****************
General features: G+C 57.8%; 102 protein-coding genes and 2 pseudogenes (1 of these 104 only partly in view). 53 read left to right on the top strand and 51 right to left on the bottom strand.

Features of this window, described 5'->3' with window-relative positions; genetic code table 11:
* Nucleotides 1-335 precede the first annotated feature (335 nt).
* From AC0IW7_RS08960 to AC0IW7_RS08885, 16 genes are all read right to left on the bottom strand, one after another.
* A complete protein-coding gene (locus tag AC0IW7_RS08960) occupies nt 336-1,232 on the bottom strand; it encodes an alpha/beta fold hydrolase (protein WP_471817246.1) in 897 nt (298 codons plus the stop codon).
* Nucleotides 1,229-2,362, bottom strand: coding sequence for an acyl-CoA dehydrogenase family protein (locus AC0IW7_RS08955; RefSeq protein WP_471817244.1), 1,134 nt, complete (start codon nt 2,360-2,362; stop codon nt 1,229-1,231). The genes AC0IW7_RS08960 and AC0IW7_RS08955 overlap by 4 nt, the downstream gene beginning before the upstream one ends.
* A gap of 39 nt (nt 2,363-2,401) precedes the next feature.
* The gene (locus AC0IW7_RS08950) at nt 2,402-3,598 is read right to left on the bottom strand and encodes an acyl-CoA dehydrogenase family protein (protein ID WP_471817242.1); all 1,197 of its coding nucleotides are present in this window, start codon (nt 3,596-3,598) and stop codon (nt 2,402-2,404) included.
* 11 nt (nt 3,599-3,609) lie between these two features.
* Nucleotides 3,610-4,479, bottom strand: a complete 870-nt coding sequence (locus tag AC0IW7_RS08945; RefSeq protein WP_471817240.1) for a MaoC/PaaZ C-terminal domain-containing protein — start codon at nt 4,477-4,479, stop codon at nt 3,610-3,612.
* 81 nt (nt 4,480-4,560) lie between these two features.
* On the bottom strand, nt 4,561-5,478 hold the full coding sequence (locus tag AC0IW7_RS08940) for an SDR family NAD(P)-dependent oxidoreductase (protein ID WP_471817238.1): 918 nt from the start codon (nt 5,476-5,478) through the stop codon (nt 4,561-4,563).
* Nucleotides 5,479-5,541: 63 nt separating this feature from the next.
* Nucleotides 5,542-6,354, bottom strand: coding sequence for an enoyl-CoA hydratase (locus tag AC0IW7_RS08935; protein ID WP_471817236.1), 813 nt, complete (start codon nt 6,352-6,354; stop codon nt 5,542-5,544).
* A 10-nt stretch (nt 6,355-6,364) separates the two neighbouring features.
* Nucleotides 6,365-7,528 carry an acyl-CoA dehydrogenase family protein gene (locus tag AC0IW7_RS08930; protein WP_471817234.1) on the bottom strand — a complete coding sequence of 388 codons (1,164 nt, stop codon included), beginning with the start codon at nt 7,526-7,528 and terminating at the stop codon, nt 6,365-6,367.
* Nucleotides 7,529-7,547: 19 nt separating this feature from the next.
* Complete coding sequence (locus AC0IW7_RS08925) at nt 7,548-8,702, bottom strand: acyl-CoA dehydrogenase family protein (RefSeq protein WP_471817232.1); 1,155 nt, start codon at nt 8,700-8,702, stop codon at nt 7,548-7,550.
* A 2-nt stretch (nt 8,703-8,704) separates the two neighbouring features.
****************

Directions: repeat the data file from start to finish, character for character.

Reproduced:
General features: G+C 57.8%; 102 protein-coding genes and 2 pseudogenes (1 of these 104 only partly in view). 53 read left to right on the top strand and 51 right to left on the bottom strand.

Features of this window, described 5'->3' with window-relative positions; genetic code table 11:
* Nucleotides 1-335 precede the first annotated feature (335 nt).
* From AC0IW7_RS08960 to AC0IW7_RS08885, 16 genes are all read right to left on the bottom strand, one after another.
* A complete protein-coding gene (locus tag AC0IW7_RS08960) occupies nt 336-1,232 on the bottom strand; it encodes an alpha/beta fold hydrolase (protein WP_471817246.1) in 897 nt (298 codons plus the stop codon).
* Nucleotides 1,229-2,362, bottom strand: coding sequence for an acyl-CoA dehydrogenase family protein (locus AC0IW7_RS08955; RefSeq protein WP_471817244.1), 1,134 nt, complete (start codon nt 2,360-2,362; stop codon nt 1,229-1,231). The genes AC0IW7_RS08960 and AC0IW7_RS08955 overlap by 4 nt, the downstream gene beginning before the upstream one ends.
* A gap of 39 nt (nt 2,363-2,401) precedes the next feature.
* The gene (locus AC0IW7_RS08950) at nt 2,402-3,598 is read right to left on the bottom strand and encodes an acyl-CoA dehydrogenase family protein (protein ID WP_471817242.1); all 1,197 of its coding nucleotides are present in this window, start codon (nt 3,596-3,598) and stop codon (nt 2,402-2,404) included.
* 11 nt (nt 3,599-3,609) lie between these two features.
* Nucleotides 3,610-4,479, bottom strand: a complete 870-nt coding sequence (locus tag AC0IW7_RS08945; RefSeq protein WP_471817240.1) for a MaoC/PaaZ C-terminal domain-containing protein — start codon at nt 4,477-4,479, stop codon at nt 3,610-3,612.
* 81 nt (nt 4,480-4,560) lie between these two features.
* On the bottom strand, nt 4,561-5,478 hold the full coding sequence (locus tag AC0IW7_RS08940) for an SDR family NAD(P)-dependent oxidoreductase (protein ID WP_471817238.1): 918 nt from the start codon (nt 5,476-5,478) through the stop codon (nt 4,561-4,563).
* Nucleotides 5,479-5,541: 63 nt separating this feature from the next.
* Nucleotides 5,542-6,354, bottom strand: coding sequence for an enoyl-CoA hydratase (locus tag AC0IW7_RS08935; protein ID WP_471817236.1), 813 nt, complete (start codon nt 6,352-6,354; stop codon nt 5,542-5,544).
* A 10-nt stretch (nt 6,355-6,364) separates the two neighbouring features.
* Nucleotides 6,365-7,528 carry an acyl-CoA dehydrogenase family protein gene (locus tag AC0IW7_RS08930; protein WP_471817234.1) on the bottom strand — a complete coding sequence of 388 codons (1,164 nt, stop codon included), beginning with the start codon at nt 7,526-7,528 and terminating at the stop codon, nt 6,365-6,367.
* Nucleotides 7,529-7,547: 19 nt separating this feature from the next.
* Complete coding sequence (locus AC0IW7_RS08925) at nt 7,548-8,702, bottom strand: acyl-CoA dehydrogenase family protein (RefSeq protein WP_471817232.1); 1,155 nt, start codon at nt 8,700-8,702, stop codon at nt 7,548-7,550.
* A 2-nt stretch (nt 8,703-8,704) separates the two neighbouring features.